What I thought could’ve been done better: Ascent of Blood could have used a good proofreading. I noticed around three dozen typos throughout. In several places, paragraphs repeated. Most of the errors were wrong word; omitted word; and punctuation, especially apostrophes.
For instance: Shades act as bankers, moving large chucks (should be “chunks”) of capital and natural resources without the human world any wiser. They profess to know, down to the last penny, the exact total of every countries (should be country’s) coffers…
In a book of this sophistication, I was a bit surprised to find so many typos. Easy to fix, though. I will add that I edit professionally, so I might be more prone to notice than some other readers.
What I thought was good: Ascent of Blood is rich with goodies. Elizabeth has created a vampire culture that exists alongside and even intersects with mainstream human culture in sustainable ways, though prejudices still exist. She explains it well and consistently. I enjoyed the different classes of vampires, from the polished, erudite “Imperials,” to the monstrous “Nosferatus.”
Elizabeth makes great use of simile and metaphor in her descriptions: “A large man with a beer belly that over hung his belt into the next county greeted her by removing his fedora and bending low.” Love it.
I’ve already mentioned the sharp, snappy dialogue, of which there is a great deal. Here’s Everleigh and Sebastian, as the vampire prince tries to reassure his reluctant guest.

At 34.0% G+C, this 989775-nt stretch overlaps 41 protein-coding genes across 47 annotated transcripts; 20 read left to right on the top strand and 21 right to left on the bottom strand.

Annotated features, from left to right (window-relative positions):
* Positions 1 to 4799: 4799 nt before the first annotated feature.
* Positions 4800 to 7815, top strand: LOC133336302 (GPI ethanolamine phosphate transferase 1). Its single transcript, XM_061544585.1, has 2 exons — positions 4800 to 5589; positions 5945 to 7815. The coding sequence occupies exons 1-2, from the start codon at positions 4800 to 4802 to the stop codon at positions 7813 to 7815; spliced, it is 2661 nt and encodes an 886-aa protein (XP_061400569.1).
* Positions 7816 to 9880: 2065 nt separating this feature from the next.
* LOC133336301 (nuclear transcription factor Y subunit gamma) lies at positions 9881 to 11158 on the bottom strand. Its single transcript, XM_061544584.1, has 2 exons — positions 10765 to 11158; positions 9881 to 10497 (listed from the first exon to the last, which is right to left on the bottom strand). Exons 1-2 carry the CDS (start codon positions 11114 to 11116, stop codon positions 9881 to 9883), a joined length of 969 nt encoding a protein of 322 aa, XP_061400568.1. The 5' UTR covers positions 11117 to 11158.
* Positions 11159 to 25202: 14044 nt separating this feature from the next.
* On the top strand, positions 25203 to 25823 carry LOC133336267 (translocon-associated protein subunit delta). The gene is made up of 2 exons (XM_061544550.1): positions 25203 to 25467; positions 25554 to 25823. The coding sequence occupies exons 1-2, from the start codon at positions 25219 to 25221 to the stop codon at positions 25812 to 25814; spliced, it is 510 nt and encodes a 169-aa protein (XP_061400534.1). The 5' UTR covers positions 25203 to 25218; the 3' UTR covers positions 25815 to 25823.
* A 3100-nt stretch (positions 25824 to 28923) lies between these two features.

“You’re taking me to creepy, ancient fortifications in the middle of the night, and your girlfriend is going to want to skewer me into pieces of sushi, but there’s nothing to be afraid of.”
“Gillian will keep a close watch on you and once Cain returns he will act as your personal guard. No one will dare touch you, but they might very well try to scare you by toying with your mind.”
“Oh, I do enjoy a game of mind fuck with immortals.”
Sebastian turned on her very slowly. “I do not care for your tone or words.”
“Well I don’t care for fucking kidnapping!”
“I’m not certain of your capabilities with embraced vampires,” Sebastian growled, “but if you speak to one in such a crude manner you best hope Cain’s nearby.”
“And why won’t you protect me yourself?”
“For practical purposes, it’s better if we stay away from one another. I’d rather not anyone notice our unusual connection.”
“Cain already knows.”
“But he is the soul of discretion.”
“Philabe knows that if he breathes a word of what he saw that I will skin him alive, one layer at a time.”
“This is your reassuring side, right?”
I also liked the chapter titles, dramatic and with a touch of poetry — Chapter 4 for instance — “All Unavoided is the Doom of Destiny.” Sweet.
Overall: This tale of a contemporary American woman deep in the clutches of centuries-old vampires is a fine addition to vampire lit. Everleigh is a spirited, hardheaded heroine, who calls it like she sees it, unafraid of terrible power that could snuff her in a second. In fact, the dread vampire prince has his hands full with the willful woman, almost in the tradition O. Henry’s “The Ransom of Red Chief.”
In the end, neither is a match for the ultimate power of love. And in the form of Vivian, hate gives them a run for their money, too.
Good job, Elizabeth!
And for sexy superheroine paranormal sci fi romantic adventure thrillers, check out my own novel American Goddesses on Amazon or Smashwords, and the newly published sequel Rogue Goddesses ~ thanks for visiting Honest Indie!